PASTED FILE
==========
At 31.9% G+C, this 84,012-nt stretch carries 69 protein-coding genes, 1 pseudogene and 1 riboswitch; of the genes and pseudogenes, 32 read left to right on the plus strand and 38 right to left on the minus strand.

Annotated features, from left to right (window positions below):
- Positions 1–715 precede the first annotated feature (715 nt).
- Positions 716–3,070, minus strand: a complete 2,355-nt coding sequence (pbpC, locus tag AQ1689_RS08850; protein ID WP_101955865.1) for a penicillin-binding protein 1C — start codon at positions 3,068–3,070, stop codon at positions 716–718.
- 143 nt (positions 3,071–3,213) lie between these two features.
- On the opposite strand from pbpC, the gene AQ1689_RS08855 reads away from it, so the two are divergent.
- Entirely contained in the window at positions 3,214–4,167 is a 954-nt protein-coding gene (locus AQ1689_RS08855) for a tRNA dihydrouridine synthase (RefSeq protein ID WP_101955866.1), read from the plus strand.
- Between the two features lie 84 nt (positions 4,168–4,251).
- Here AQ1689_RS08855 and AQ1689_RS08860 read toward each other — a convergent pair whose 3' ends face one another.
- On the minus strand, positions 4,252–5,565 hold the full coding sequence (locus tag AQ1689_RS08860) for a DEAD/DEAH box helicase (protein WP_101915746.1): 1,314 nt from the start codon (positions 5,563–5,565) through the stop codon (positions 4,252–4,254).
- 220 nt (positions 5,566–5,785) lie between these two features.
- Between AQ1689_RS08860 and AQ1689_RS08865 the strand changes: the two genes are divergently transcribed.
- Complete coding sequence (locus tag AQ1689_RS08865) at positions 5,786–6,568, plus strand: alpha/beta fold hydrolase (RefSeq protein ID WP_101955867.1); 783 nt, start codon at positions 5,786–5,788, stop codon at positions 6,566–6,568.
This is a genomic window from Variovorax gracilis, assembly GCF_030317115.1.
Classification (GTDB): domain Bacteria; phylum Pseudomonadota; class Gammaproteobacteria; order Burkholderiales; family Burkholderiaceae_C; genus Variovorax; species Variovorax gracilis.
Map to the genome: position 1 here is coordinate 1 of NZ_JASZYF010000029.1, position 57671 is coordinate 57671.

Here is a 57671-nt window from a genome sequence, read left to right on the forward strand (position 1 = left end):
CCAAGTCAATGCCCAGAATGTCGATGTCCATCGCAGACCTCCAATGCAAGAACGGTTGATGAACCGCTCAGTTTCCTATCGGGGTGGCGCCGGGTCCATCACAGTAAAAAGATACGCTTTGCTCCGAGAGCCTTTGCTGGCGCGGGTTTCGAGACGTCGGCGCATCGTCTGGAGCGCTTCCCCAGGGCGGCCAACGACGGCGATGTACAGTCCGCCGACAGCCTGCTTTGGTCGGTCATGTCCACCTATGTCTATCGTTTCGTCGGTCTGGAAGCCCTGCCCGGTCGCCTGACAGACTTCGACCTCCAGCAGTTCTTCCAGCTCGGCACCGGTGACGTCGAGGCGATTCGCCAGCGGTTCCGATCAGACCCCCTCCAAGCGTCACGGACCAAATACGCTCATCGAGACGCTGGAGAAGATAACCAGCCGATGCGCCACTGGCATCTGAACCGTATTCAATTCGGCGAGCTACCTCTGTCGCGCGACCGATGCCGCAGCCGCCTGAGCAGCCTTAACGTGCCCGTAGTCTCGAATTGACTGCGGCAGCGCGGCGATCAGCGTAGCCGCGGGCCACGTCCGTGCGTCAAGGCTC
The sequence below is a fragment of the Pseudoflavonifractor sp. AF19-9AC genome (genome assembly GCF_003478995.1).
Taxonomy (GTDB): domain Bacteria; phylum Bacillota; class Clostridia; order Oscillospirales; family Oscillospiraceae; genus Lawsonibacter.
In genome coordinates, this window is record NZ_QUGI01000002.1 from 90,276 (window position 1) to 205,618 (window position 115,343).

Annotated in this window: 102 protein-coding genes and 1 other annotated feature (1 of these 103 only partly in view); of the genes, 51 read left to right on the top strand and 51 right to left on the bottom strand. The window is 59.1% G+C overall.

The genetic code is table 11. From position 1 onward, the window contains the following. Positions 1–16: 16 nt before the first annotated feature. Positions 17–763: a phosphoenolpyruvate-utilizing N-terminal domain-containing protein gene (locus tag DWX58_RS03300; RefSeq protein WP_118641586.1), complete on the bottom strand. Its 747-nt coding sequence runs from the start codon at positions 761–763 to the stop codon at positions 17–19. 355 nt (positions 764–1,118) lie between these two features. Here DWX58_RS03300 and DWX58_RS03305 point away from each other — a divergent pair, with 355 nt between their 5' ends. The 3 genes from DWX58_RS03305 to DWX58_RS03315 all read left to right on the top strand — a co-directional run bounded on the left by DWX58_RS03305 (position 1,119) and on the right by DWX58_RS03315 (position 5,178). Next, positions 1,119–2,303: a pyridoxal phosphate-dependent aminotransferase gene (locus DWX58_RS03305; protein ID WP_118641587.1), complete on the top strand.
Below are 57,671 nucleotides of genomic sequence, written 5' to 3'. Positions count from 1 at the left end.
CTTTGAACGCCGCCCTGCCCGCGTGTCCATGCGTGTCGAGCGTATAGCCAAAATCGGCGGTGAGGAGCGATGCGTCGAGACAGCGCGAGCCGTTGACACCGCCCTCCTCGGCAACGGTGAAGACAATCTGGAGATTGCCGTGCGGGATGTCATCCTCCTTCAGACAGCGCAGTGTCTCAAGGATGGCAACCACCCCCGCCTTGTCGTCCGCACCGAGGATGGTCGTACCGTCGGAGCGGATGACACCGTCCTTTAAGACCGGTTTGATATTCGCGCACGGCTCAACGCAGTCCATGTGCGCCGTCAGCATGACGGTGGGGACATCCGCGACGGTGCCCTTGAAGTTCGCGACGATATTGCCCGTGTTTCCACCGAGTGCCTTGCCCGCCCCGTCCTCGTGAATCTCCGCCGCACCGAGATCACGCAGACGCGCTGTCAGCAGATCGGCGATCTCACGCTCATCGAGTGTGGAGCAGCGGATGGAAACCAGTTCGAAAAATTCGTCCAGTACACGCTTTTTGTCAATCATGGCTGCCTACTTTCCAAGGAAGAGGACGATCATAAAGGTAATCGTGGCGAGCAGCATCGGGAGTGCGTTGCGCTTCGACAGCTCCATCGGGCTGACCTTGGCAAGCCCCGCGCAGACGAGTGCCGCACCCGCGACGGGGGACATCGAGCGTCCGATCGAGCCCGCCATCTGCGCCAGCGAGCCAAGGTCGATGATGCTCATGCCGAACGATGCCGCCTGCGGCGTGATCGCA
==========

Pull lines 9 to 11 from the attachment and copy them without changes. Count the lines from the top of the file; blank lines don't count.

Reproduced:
- Here AQ1689_RS08855 and AQ1689_RS08860 read toward each other — a convergent pair whose 3' ends face one another.
- On the minus strand, positions 4,252–5,565 hold the full coding sequence (locus tag AQ1689_RS08860) for a DEAD/DEAH box helicase (protein WP_101915746.1): 1,314 nt from the start codon (positions 5,563–5,565) through the stop codon (positions 4,252–4,254).
- 220 nt (positions 5,566–5,785) lie between these two features.